—Brian Helmuth Professor of Environmental Science and Public Policy, Northeastern University School of Public Policy and Urban Affairs

    
    

    Earning an MPP or MPA at Northeastern offers a unique opportunity to engage in projects that are at the cutting edge of efforts to combat climate change and improve urban sustainability. “Boston is way ahead of a lot of communities on the planet and, especially in the United States, is really a leader,” notes Professor Helmuth. Where better to launch your career in public policy and administration?


    About the Master of Public Administration and Master of Public Policy Programs at Northeastern University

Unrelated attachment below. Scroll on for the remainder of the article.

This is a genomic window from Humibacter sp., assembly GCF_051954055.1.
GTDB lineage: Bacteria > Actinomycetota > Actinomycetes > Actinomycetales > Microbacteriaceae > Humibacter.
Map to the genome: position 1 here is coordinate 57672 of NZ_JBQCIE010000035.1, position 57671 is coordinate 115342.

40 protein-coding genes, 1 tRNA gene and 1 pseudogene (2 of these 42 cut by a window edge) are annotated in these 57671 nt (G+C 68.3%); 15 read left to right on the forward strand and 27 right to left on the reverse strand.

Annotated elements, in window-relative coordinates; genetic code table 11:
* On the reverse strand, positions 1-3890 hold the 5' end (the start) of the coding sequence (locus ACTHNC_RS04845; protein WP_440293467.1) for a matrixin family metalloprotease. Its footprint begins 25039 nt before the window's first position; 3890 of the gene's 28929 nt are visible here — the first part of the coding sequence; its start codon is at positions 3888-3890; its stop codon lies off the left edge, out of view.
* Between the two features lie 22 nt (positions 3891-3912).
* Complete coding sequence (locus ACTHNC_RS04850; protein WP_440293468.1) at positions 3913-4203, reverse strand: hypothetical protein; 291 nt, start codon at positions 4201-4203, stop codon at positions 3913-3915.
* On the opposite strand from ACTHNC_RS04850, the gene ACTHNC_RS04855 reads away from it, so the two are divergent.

Northeastern University, a top-50, R1 research institution, offers two interdisciplinary, community-focused degree options for professionals ready to make their mark in the world of public service. Northeastern’s School of Public Policy and Urban Affairs offers these two degree programs. Our Master of Public Administration option is a career-oriented program designed to shape leaders who are ethical, efficient, and effective. Meanwhile, our Master of Public Policy (MPP) program equips future policymakers with the comprehensive research and analysis skills they’ll need to best support the public good. Students in each program benefit from the world-class education, research opportunities, and expert faculty provided by Northeastern’s College of Social Sciences and Humanities. Students may take classes online, in person, or in a mixed modality format. MPP classes are offered on our Boston and Arlington campuses. MPA classes are available on our Boston campus and will also be offered on our Oakland and Arlington campuses beginning in Fall 2024.